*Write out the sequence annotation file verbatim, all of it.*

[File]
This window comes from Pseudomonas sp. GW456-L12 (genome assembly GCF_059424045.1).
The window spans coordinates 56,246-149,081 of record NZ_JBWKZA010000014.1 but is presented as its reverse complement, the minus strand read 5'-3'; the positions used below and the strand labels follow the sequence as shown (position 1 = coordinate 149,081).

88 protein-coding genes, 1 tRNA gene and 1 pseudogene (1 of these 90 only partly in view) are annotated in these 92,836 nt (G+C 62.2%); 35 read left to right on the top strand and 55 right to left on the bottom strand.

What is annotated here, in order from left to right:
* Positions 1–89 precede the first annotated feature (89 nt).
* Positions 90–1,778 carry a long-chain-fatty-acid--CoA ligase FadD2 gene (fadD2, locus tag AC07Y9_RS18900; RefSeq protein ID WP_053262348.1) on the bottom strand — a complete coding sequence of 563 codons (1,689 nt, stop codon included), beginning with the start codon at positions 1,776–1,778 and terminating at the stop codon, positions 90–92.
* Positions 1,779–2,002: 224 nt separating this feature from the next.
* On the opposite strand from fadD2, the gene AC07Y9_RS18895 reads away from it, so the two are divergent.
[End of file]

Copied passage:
This window comes from Pseudomonas sp. GW456-L12 (genome assembly GCF_059424045.1).
The window spans coordinates 56,246-149,081 of record NZ_JBWKZA010000014.1 but is presented as its reverse complement, the minus strand read 5'-3'; the positions used below and the strand labels follow the sequence as shown (position 1 = coordinate 149,081).

88 protein-coding genes, 1 tRNA gene and 1 pseudogene (1 of these 90 only partly in view) are annotated in these 92,836 nt (G+C 62.2%); 35 read left to right on the top strand and 55 right to left on the bottom strand.

What is annotated here, in order from left to right:
* Positions 1–89 precede the first annotated feature (89 nt).
* Positions 90–1,778 carry a long-chain-fatty-acid--CoA ligase FadD2 gene (fadD2, locus tag AC07Y9_RS18900; RefSeq protein ID WP_053262348.1) on the bottom strand — a complete coding sequence of 563 codons (1,689 nt, stop codon included), beginning with the start codon at positions 1,776–1,778 and terminating at the stop codon, positions 90–92.
* Positions 1,779–2,002: 224 nt separating this feature from the next.
* On the opposite strand from fadD2, the gene AC07Y9_RS18895 reads away from it, so the two are divergent.